ollow the life and works of the son of Azorean immigrants, Joseph George Ray, during the Great Depression, World War II, the lacemaking industry, and his struggle with Parkinson’s Disease. Be inspired by his humor, resilience, and grit as one of the many stalwarts of The Greatest Generation viewed through his memoirs, poetry, sketches, and the eyes of his loving daughter.
“This book encapsulates a daughter’s heartfelt dedication to her father. It weaves together the author’s own storytelling with a collection of her father’s writings, encompassing prose, poetry, and illustrations. Within its pages unfolds a captivating depiction of the multifaceted life of Mr. Joseph George Ray. Born to immigrants in the early 20th century, Mr. Ray’s life serves as a captivating illustration of the journey towards integration within American society by the Portuguese Americans of that era. Mr. Ray and his family pursued the American dream amidst a landscape of challenges, navigating through the trials of economic downturns and war, while also confronting the harsh realities of prejudice and discrimination. Within the pages of this book, a testament emerges to the resilience of determination and perseverance in the face of hardship.” — DR. DULCE MARIA SCOTT CHAIR, DEPARTMENT OF SOCIAL WORK; PROFESSOR OF SOCIOLOGY AND CRIMINAL JUSTICE, ANDERSON UNIVERSITY
“Marie Ray Fraley tells us the story of her Portuguese immigrant family and of her father, a man who changed the course of history in the world and helped humanity prevail against the oppression and tyranny of the Third Reich. Joseph George Ray, from the D-Day beaches all the way to the occupation of Germany, proved that wars cannot be fought or won without the support of logistics and all the men and women behind the front lines of combat.” — ANTÓNIO FRAGOEIRO RESEARCHER, THE WORLD WAR TWO MILITARY HISTORY OF PORTUGAL AND THE PORTUGUESE, COLLABORATOR, “PORTUGAL 1939–1945”
COPYRIGHT 2023 COVER DESIGN: JENNIFER FRALEY JAN-CAROL PUBLISHING, INC. JANCAROLPUBLISHING.COM
Stories From a North Dakota Cheerleader
North Dakota Cheerleader
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sher near you.
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had been given an English ho encouraged writing and s down, she decided to take ve writing class at Grossmont Later, Carol submitted a few Harvey, North Dakota where retirement and moving near ther this book.
Written by Carol Owen Reynolds Stories From a North Dakota Cheerleader follows real snapshots of the author’s life. With more tales packed away in the author’s brain, this book promises to be the first of many. Only God can stop Carol Owen Reynolds from writing. Click here to order.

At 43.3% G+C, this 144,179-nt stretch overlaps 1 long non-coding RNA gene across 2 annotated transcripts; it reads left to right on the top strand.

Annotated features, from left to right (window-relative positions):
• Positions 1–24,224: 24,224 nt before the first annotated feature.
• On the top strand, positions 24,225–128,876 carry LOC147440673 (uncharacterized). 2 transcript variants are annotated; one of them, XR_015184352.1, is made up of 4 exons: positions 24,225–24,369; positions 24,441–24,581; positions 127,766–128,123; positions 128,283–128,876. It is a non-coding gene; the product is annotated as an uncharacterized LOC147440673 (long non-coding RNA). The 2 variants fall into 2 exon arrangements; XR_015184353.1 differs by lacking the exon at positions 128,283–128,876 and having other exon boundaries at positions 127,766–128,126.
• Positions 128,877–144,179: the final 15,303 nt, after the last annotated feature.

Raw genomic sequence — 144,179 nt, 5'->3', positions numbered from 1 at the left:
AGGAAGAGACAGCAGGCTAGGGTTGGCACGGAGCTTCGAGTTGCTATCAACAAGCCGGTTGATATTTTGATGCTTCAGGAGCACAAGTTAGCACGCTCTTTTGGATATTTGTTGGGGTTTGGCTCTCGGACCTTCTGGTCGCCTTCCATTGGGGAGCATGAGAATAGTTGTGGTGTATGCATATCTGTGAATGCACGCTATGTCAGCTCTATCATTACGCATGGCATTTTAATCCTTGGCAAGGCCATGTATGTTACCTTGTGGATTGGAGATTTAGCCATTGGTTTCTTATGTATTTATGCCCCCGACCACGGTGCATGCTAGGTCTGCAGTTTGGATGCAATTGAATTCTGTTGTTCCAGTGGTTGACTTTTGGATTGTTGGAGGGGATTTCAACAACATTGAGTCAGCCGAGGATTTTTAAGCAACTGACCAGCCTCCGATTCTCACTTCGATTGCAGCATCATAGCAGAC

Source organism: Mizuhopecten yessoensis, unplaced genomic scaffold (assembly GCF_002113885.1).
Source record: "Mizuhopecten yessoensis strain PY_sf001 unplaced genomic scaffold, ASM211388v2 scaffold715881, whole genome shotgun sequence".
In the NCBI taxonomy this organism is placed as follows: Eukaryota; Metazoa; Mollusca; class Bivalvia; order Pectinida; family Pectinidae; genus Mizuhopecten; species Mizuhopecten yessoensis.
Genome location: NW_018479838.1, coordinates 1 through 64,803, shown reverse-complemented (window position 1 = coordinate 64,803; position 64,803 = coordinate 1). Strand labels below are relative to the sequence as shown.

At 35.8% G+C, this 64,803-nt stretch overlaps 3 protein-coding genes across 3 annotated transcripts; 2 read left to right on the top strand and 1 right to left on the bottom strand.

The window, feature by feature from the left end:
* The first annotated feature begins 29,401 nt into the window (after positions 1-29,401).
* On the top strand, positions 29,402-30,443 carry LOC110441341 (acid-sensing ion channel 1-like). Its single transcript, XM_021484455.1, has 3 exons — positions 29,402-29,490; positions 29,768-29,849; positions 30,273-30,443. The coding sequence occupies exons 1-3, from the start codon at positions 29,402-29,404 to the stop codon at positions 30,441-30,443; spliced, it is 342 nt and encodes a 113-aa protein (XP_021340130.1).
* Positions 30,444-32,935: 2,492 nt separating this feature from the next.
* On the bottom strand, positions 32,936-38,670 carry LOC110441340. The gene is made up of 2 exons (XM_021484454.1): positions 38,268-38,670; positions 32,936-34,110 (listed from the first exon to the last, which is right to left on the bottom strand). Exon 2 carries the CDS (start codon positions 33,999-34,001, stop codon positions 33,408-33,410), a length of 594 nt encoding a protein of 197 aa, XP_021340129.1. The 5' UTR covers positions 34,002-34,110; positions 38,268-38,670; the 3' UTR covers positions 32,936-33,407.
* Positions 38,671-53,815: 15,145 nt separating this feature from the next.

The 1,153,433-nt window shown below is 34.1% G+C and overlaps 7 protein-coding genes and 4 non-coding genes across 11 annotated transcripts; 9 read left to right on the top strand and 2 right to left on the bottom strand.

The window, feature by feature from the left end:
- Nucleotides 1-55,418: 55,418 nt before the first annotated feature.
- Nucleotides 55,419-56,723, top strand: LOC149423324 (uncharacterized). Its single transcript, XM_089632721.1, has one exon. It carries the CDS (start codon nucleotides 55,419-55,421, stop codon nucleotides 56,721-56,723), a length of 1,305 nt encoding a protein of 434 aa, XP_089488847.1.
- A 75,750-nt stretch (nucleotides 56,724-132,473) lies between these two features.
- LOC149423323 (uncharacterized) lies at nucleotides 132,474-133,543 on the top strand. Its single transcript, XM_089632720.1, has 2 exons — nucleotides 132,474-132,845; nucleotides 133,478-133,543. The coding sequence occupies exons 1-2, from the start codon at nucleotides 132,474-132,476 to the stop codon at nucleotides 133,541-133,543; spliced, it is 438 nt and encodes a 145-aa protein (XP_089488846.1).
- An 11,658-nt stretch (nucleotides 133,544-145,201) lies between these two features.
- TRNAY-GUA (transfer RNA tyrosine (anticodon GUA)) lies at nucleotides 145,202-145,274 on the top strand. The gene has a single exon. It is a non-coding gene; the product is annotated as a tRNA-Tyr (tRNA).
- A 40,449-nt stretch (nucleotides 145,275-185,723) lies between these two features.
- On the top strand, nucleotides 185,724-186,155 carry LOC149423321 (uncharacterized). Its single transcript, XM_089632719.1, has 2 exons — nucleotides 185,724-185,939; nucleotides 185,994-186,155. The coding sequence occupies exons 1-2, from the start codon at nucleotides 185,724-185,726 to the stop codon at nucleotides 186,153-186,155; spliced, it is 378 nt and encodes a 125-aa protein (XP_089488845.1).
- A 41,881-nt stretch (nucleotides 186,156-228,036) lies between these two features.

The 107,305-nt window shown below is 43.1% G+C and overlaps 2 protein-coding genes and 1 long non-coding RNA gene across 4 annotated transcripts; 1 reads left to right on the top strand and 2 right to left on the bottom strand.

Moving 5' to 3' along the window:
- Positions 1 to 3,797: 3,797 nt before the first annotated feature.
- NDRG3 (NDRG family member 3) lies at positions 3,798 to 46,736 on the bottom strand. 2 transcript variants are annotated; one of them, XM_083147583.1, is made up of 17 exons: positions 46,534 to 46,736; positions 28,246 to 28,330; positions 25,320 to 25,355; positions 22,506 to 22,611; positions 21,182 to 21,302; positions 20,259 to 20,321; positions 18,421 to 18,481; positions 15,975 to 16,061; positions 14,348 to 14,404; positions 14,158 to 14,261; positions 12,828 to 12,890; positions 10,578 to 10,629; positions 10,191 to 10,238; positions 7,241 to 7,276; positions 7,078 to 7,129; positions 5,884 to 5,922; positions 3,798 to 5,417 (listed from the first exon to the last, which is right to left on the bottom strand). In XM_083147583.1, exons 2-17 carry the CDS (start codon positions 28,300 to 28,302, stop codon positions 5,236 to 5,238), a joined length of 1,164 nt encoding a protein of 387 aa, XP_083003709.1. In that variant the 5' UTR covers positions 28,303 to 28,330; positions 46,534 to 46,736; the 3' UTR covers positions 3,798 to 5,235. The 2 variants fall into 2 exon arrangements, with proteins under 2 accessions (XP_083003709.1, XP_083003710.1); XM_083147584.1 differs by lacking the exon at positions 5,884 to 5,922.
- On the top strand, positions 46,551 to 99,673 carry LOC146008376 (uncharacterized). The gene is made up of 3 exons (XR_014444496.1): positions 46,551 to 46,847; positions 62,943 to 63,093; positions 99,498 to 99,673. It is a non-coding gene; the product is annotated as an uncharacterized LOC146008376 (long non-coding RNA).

Carol Owen Reynolds
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Written by Jan Howery When brothers Jackson and Brandon Taylor vanished without a trace at the airport, their girlfriends Jan and Allison are left heartbroken and confused. The women have no idea where the brothers went, or how they disappeared from the airport. After years of no clues, Jan and Allison move on with their lives. Allison soon meets an investigator who reveals that there’s a secret ongoing investigation of the brothers. Secrets, lies, and deception abound in Gone Before Breakfast! Click here to order.
Gone Before Breakfast
ows real snapshots of the
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OUT NOW! Gone Before Breakfast
“every story needs a book”
Jan-Carol Publishing, Inc. is a small independent publishing press with a motivated force of authors. Mountain Girl Press, Little Creek Books, Express Editions, DigiStyle, Broken Crow Ridge, Fiery Night, Skippy Creek, and RoseHeart Publishing are all imprints of Jan-Carol Publishing, Inc.
Written by George Bove Illustrated by Kristi Lynch What happens when a letter is rejected from the alphabet soup? Join little orange t as he journeys around Tennessee and finds his place leading a crowd of adoring fans as a great, big uppercase T in the world’s largest bowl of alphabet soup! Click here to order.
16 | November 2023 | www.voicemagazineforwomen.com
My Buffalo Nickel and Other Stories From a Portuguese American Life:
The Life and Writings of Joseph George Ray
Written by Marie Ray Fraley Follow the life and works of the son of Azorean immigrants, Joseph George Ray, during the Great Depression, World War II, the lacemaking industry, and his struggle with Parkinson’s Disease. Be inspired by his humor, resilience, and grit as one of the many stalwarts of The Greatest Generation viewed through his memoirs, poetry, sketches, and the eyes of his loving daughter. Click here to pre-order.
Snow Much Love
A Collection of Family Stories
Written by Donna Snow King The roads Donna has traveled throughout her life – some boring and some not so boring – have formed the person she is today. Each road had a side trail that led her to many adventures, resulting in life-changing experiences. Growing up a house mover’s daughter had its challenges. The hardest one to overcome was being a female in a male-dominated industry. Donna’s Daddy always said she could do anything she put her mind to, and she believed him. She wears her badge of being a third-generation house mover with great pride. Click here to pre-order.
1912 to 1939
Written by Dan Perkins An Irish lass who is as smart as she is beautiful becomes an Army nurse in World War II, helping save tens of thousands of soldiers’ lives. Most of her time during the war is in the Pacific. She is called on several times to assist the military leadership in winning the war. Click here to pre-order.
“every story needs a book”
AUTHORS on the ROAD Appalachian Authors Guild
Author of The Lindsay Harris Murder Mystery Series, The Best Darn Secret; and anthologies Easter Lilies; Broken Petals; Wild Daisies; Scattered Flowers; Daffodil Dreams; and These Haunted Hills
Tuesday, November 14, 11:30 a.m. – 1:30 a.m. Appalachian Authors Guild Participate in a grab bag ($10) fellowship & installation of officers. Shoney’s in Abingdon, VA